The moment of silence was quieter than ever during a Remembrance Day in a pandemic.
Wreaths, solemn salutes and other ceremonies were held as part of the observation of Remembrance Day at Nanaimo’s Dallas Square cenotaph on Nov. 11.
Members of the public were not invited to the ceremony this year, instead encouraged to watch it live on Shaw TV.
A small number of veterans and other Royal Canadian Legion members, RCMP members, cadets, dignitaries and guests attended the ceremony in person, wearing masks and physically distancing.
Archdeacon Brian Evans, who read the Ode of Remembrance, also had other messages, recognizing the commitment both of soldiers in world wars and other conflicts, but also those who kept “the home fires burning” and contributed to the war effort in other ways.
“All those mothers and wives who paid their own supreme sacrifice to see young men and women leave their homes and go off to another part of the world,” Evans said. “Some of them would never be seen again. Some of them would come home wounded. Some of them would come home and be part of the community that we share today and be our leaders amongst us. They too gave their supreme sacrifice.”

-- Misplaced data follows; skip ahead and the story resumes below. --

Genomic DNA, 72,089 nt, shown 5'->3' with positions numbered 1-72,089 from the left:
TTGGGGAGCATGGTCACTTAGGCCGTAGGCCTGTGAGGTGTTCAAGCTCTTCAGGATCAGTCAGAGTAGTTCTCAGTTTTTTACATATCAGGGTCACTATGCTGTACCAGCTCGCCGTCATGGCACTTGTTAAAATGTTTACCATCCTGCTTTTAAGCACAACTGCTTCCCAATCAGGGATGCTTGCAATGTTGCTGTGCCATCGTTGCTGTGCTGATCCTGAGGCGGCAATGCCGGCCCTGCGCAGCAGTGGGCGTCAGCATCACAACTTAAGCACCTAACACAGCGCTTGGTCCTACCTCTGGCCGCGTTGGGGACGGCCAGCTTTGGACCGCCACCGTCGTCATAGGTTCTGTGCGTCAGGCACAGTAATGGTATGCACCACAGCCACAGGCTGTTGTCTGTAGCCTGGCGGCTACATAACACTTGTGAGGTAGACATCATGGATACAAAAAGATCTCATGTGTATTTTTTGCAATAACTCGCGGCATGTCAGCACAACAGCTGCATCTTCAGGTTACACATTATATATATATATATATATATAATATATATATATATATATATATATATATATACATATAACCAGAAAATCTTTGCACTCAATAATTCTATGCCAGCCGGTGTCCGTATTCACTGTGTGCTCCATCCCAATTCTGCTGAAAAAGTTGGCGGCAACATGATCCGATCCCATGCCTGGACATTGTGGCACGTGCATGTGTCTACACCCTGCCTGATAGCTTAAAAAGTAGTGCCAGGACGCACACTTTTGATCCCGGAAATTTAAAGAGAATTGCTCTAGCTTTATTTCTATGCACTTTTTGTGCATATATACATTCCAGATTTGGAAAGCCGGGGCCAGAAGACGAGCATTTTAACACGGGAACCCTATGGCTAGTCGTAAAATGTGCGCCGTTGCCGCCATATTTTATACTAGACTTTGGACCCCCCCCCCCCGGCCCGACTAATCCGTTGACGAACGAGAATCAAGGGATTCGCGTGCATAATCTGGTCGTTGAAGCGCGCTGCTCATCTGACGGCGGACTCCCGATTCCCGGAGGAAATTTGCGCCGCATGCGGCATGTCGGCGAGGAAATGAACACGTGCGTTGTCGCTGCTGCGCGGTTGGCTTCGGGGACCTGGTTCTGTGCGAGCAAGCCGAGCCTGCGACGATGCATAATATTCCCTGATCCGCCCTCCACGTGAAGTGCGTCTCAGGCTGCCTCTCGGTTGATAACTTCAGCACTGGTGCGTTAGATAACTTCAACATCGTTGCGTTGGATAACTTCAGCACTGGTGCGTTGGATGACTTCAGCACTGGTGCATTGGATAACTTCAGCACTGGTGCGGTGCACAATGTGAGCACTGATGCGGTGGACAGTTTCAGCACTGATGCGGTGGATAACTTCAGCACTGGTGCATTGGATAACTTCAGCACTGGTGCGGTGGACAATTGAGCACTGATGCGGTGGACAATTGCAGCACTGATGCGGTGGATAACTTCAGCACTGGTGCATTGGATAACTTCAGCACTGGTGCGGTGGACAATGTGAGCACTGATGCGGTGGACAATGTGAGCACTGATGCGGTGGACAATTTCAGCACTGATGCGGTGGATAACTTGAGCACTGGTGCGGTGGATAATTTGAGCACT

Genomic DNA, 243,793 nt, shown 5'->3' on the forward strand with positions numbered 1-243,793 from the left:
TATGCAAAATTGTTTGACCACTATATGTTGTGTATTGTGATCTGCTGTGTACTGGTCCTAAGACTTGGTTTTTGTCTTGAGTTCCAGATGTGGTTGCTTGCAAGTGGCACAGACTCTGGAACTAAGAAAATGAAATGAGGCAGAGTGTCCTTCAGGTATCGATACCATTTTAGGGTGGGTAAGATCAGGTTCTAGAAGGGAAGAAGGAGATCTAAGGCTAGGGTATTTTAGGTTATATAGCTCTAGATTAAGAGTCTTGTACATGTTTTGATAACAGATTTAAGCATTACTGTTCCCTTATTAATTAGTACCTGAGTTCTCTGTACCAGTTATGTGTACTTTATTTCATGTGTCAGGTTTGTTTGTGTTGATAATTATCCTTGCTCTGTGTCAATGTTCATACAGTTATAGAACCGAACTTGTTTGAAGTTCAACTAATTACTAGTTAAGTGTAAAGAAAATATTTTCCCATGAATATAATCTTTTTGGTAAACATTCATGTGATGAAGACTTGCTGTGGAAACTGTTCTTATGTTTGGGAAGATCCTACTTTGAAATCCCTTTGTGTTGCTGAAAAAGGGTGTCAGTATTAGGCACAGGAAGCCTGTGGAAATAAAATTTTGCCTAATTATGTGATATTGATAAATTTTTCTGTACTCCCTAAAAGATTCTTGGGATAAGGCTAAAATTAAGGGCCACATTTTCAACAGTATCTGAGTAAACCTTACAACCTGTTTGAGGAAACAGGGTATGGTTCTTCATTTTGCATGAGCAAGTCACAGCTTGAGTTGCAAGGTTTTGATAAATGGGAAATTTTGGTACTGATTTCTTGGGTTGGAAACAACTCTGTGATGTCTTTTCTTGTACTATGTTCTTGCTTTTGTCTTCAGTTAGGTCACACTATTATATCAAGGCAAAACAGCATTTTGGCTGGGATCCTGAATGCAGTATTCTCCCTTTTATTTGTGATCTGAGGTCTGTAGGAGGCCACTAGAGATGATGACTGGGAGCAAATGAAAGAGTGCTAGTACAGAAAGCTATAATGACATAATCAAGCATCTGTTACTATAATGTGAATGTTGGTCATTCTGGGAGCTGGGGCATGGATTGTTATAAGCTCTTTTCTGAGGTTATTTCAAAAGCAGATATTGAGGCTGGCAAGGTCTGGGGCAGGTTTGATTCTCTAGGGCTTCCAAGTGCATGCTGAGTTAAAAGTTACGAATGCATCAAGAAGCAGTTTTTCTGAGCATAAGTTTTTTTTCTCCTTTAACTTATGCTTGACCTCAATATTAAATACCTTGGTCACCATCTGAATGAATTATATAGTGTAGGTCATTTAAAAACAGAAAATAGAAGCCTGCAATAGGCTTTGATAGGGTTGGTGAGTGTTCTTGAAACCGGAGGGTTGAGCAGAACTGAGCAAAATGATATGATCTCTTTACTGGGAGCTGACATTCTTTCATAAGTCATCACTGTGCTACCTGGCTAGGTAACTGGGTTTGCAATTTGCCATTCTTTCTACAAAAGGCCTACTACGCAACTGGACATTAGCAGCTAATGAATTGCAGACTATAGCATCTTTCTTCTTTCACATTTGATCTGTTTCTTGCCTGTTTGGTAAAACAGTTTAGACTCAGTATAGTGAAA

There was no wreath-laying ceremony, though a small number of individuals were invited to publicly pay their respects at the cenotaph. Ian Thorpe, a Nanaimo city councillor and Legion member, recited John McCrae’s In Flanders Fields and was master of ceremonies.
“Thank you for taking time to remember and please, stay safe,” he said.
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